Want to know who exactly we’re referring to when we talk about Big Chocolate?
At first glance, the casual observer might cast his or her gaze in the direction of the Prock Chocolate Corporation, that “legendary” and “iconic” company that has been manufacturing sweet treats since 1865. This, people, is only the tip of the iceberg.
Were the observer to look further, he or she would see a vast, toxic ecosystem steering children, our most precious resource, into a lifetime of unhealthful decision-making and habits.
Who, for example, are the advertising, marketing and public relations firms— those loyal “retainers” in the Barons of Big Chocolate’s royal court—who craft the sleek and seductive advertisements, reckless consumption-inducing promotions, and clever soundbytes?
Who are the silk-suited lobbyists along Washington’s K Street corridor, paid lavishly to derail efforts to protect our children?
Who are the other members of the supply chain who benefit from increased chocolate consumption? What do we know, for example, about the candy wrapper-manufacturers, whose products occasionally litter our schoolyards and sidewalks; or the cocoa-plantation operators in developing countries; or the soy lecithin farmers and manufacturers of high fructose corn syrup and other additives?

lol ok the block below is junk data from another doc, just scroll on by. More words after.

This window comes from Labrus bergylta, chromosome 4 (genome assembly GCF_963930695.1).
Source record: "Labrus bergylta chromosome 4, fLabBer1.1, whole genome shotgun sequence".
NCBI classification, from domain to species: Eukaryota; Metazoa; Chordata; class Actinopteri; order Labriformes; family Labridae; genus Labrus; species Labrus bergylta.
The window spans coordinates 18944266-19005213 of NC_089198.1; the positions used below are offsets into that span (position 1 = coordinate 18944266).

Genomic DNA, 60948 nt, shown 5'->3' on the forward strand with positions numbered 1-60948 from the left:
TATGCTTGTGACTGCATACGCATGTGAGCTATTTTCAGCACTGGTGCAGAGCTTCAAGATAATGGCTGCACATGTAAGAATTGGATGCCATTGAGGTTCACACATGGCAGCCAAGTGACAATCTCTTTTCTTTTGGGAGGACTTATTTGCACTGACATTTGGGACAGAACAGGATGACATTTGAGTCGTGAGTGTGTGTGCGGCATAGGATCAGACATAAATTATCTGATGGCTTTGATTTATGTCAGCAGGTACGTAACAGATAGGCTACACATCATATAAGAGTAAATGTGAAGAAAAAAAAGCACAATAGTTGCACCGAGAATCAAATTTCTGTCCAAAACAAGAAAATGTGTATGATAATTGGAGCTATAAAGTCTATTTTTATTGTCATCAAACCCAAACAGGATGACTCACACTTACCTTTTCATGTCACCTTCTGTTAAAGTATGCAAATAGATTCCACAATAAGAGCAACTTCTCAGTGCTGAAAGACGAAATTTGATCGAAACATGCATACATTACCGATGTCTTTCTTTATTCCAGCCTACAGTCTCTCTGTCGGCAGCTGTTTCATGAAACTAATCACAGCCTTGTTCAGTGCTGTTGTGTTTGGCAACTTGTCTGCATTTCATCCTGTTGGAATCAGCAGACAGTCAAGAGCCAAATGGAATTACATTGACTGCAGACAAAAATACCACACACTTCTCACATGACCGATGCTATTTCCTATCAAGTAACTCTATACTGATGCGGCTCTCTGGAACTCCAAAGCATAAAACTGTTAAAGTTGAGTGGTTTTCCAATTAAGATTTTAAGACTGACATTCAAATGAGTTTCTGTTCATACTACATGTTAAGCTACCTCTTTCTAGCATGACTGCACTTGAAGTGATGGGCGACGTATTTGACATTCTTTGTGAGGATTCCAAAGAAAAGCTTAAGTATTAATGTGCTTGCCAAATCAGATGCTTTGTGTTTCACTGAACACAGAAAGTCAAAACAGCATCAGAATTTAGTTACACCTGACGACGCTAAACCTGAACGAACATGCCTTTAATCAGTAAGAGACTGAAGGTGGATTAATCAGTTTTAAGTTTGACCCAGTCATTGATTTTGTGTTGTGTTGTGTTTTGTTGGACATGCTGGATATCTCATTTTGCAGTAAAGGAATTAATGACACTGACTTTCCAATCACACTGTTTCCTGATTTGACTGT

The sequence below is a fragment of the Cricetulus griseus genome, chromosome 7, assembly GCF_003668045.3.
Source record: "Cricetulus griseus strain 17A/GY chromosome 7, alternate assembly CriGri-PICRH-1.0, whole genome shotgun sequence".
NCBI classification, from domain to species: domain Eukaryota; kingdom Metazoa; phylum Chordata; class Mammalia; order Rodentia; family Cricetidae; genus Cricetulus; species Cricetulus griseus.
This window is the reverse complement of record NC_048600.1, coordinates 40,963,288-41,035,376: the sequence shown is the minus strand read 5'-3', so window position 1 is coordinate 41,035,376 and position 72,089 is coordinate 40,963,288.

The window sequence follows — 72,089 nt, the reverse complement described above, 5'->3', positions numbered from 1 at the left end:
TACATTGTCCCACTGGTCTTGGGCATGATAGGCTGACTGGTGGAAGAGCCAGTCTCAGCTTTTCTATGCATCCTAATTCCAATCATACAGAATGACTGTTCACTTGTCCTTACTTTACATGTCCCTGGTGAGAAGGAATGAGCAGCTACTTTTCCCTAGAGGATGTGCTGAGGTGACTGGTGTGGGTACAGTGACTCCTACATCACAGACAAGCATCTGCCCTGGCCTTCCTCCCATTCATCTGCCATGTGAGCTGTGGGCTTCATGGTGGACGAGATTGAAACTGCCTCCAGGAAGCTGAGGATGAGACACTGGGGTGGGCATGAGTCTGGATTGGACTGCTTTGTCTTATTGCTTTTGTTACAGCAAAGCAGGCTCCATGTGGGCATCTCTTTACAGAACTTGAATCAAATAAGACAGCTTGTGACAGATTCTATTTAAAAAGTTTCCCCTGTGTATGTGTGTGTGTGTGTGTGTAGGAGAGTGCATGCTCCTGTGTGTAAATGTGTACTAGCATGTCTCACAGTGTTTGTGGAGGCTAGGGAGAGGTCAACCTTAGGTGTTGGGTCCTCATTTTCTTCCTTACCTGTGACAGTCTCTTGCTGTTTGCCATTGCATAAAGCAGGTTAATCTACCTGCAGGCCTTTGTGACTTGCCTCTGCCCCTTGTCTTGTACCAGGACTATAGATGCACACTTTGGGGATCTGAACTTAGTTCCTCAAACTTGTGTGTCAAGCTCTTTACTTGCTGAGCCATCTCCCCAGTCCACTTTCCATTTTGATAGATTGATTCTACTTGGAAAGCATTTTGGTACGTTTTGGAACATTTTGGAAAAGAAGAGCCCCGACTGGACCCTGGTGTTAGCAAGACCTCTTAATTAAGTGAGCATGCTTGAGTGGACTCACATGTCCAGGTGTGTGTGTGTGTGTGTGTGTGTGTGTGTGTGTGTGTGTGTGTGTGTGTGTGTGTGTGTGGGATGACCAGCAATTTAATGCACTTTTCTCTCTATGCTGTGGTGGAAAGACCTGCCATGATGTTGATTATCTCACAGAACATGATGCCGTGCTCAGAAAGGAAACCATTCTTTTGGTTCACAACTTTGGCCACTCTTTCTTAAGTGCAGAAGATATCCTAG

And what about the third-party shippers who clog our highways and expand our carbon footprint, delivering chocolates to grocery stores, convenience stores, school and workplace vending machines, and restaurants?
And, finally, let us not forget the retailers, whose in-store displays are strategically positioned near the checkout counter and deliberately built short (like children), thus guaranteeing that Big Chocolate’s insidious product offering will be most alluring to its prey.
At COCOH, we will be introducing readers to the various actors in the Prock Chocolate Corporation’s ecosystem—whether they want you to meet them or not.
Concerned citizens, parents, community leaders and public policy actors who follow our efforts will soon have the opportunity to decide for themselves whether this industry is merely the innocuous purveyor of ‘life’s little pleasures’ that it wants us to believe it is …or is not.